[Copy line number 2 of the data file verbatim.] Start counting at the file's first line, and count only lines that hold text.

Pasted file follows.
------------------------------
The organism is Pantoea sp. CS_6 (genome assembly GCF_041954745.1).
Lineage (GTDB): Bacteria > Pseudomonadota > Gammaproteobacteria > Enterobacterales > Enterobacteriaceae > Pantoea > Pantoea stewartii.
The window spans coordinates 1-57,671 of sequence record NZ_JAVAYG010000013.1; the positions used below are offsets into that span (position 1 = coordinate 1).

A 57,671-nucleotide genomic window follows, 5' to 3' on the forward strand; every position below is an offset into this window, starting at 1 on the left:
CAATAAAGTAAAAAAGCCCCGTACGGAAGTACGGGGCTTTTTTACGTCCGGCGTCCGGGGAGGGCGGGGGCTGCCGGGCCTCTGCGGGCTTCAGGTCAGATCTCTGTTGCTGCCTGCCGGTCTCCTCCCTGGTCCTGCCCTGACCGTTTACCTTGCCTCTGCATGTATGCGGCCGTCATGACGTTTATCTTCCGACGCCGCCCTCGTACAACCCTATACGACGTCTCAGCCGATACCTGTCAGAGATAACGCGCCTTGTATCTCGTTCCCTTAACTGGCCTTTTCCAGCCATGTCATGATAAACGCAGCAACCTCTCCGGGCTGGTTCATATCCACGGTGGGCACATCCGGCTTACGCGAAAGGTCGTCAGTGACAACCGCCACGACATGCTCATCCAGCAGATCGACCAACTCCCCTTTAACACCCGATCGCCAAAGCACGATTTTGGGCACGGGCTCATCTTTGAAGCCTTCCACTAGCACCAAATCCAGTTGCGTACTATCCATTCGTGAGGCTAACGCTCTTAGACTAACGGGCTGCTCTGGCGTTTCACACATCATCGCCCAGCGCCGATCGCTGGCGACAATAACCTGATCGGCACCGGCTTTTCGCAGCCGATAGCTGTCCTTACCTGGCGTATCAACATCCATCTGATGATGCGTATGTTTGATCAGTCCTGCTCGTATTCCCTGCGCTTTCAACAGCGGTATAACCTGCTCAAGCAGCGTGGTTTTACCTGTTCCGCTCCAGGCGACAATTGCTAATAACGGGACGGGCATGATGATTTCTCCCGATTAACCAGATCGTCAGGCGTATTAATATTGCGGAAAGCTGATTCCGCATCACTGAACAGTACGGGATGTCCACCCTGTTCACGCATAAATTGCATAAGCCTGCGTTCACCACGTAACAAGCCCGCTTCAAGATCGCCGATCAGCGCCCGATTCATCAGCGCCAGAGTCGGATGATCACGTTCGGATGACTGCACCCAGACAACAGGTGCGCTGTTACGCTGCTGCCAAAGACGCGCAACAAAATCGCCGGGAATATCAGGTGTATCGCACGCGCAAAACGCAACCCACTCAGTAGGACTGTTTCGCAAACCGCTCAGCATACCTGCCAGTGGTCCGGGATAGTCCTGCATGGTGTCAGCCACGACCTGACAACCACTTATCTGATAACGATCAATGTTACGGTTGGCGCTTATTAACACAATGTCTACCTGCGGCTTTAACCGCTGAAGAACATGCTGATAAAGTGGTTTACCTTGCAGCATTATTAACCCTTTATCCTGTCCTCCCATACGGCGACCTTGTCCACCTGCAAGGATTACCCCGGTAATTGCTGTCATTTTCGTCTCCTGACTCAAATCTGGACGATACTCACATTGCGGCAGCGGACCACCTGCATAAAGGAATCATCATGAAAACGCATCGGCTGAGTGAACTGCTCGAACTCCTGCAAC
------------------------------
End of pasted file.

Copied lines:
Lineage (GTDB): Bacteria > Pseudomonadota > Gammaproteobacteria > Enterobacterales > Enterobacteriaceae > Pantoea > Pantoea stewartii.